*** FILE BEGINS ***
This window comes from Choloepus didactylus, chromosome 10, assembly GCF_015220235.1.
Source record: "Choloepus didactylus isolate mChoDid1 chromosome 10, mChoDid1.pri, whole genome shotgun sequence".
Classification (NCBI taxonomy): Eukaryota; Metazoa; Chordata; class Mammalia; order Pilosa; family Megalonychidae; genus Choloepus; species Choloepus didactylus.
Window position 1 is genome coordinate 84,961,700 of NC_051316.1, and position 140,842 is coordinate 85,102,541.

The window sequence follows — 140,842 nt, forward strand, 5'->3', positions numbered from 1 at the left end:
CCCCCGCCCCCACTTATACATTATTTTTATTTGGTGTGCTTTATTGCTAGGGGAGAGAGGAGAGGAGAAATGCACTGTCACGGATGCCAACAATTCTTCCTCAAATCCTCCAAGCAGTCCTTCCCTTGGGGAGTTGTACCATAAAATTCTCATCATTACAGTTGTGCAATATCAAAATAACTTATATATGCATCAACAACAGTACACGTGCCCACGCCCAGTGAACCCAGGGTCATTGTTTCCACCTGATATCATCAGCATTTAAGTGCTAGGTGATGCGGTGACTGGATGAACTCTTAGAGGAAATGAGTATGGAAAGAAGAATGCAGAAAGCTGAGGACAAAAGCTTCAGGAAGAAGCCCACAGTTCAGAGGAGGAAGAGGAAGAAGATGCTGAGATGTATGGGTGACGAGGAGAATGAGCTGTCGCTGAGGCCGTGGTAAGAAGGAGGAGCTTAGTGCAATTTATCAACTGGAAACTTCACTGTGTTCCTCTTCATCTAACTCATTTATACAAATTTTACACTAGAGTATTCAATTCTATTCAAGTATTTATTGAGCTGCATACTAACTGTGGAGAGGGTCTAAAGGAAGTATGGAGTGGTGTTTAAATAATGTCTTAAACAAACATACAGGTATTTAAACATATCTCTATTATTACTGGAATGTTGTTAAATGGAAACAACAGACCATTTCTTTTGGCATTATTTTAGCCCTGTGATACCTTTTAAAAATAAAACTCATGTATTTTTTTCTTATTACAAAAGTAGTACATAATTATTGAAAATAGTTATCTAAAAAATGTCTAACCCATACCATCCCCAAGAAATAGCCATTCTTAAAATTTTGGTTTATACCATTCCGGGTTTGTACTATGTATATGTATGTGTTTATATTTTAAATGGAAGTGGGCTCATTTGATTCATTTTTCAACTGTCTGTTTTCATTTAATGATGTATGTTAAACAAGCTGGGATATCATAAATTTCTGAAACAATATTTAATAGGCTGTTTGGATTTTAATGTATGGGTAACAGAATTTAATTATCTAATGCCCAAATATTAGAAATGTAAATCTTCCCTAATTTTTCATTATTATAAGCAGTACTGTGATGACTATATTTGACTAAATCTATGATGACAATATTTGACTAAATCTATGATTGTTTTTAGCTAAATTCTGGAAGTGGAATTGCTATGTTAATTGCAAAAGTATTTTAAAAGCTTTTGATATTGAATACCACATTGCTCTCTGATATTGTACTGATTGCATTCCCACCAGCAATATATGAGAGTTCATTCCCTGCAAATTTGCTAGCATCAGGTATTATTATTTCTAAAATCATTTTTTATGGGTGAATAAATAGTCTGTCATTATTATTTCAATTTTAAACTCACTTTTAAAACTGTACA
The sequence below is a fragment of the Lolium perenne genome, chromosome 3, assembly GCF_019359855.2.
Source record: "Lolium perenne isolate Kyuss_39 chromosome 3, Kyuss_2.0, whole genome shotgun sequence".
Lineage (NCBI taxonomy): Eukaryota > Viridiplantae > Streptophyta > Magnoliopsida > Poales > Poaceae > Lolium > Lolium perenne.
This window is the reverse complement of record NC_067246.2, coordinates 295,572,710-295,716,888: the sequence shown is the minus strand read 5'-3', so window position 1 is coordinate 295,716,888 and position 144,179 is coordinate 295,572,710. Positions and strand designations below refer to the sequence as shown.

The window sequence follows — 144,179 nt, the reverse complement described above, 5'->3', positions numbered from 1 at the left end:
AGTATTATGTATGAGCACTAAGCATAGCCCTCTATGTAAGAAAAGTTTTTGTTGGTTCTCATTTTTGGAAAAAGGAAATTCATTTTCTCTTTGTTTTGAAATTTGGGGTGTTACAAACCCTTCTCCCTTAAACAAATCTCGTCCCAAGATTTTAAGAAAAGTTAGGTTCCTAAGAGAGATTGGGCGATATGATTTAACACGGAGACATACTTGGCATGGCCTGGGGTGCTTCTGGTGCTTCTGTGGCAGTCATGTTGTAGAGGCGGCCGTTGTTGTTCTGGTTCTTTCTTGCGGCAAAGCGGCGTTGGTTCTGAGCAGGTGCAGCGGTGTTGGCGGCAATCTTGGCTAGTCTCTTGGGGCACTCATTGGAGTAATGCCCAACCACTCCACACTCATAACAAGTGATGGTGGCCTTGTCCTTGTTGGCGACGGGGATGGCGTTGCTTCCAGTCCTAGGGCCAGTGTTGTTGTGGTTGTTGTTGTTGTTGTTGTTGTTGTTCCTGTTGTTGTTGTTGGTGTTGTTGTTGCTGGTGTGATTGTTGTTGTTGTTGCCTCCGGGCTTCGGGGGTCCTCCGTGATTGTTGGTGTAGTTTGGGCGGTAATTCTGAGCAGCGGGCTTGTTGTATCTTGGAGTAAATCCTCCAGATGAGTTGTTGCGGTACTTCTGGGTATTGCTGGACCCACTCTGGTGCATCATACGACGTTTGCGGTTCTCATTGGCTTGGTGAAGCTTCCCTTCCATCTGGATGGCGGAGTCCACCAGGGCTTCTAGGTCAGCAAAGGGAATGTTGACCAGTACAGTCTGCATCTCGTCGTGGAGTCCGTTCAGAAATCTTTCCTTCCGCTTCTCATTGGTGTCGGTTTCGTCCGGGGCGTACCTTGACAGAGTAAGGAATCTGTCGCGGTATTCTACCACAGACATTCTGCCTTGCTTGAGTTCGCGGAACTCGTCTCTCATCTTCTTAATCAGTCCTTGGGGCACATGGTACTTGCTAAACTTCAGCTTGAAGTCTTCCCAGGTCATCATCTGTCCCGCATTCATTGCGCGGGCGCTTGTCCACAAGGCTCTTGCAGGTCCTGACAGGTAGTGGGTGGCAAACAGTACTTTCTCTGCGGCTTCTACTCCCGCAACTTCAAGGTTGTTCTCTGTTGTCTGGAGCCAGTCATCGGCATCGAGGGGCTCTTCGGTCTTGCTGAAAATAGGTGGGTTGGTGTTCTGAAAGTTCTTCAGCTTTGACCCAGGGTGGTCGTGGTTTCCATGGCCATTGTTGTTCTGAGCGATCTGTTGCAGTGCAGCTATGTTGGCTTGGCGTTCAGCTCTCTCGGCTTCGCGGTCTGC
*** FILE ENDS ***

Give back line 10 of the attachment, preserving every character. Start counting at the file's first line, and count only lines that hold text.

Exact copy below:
This window is the reverse complement of record NC_067246.2, coordinates 295,572,710-295,716,888: the sequence shown is the minus strand read 5'-3', so window position 1 is coordinate 295,716,888 and position 144,179 is coordinate 295,572,710. Positions and strand designations below refer to the sequence as shown.